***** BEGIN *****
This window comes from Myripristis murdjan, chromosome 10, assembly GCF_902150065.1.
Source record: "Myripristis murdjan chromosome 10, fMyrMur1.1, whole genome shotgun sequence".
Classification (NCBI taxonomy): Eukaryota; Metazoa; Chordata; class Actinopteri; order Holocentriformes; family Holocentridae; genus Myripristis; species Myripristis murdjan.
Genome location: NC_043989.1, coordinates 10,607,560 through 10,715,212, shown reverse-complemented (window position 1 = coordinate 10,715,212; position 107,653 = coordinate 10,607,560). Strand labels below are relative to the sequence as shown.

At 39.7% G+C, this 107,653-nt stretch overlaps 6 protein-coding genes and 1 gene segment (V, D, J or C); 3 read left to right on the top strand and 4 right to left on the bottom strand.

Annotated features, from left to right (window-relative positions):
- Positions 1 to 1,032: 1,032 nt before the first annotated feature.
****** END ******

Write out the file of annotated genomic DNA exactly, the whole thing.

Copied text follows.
This window comes from Myripristis murdjan, chromosome 10, assembly GCF_902150065.1.
Source record: "Myripristis murdjan chromosome 10, fMyrMur1.1, whole genome shotgun sequence".
Classification (NCBI taxonomy): Eukaryota; Metazoa; Chordata; class Actinopteri; order Holocentriformes; family Holocentridae; genus Myripristis; species Myripristis murdjan.
Genome location: NC_043989.1, coordinates 10,607,560 through 10,715,212, shown reverse-complemented (window position 1 = coordinate 10,715,212; position 107,653 = coordinate 10,607,560). Strand labels below are relative to the sequence as shown.

At 39.7% G+C, this 107,653-nt stretch overlaps 6 protein-coding genes and 1 gene segment (V, D, J or C); 3 read left to right on the top strand and 4 right to left on the bottom strand.

Annotated features, from left to right (window-relative positions):
- Positions 1 to 1,032: 1,032 nt before the first annotated feature.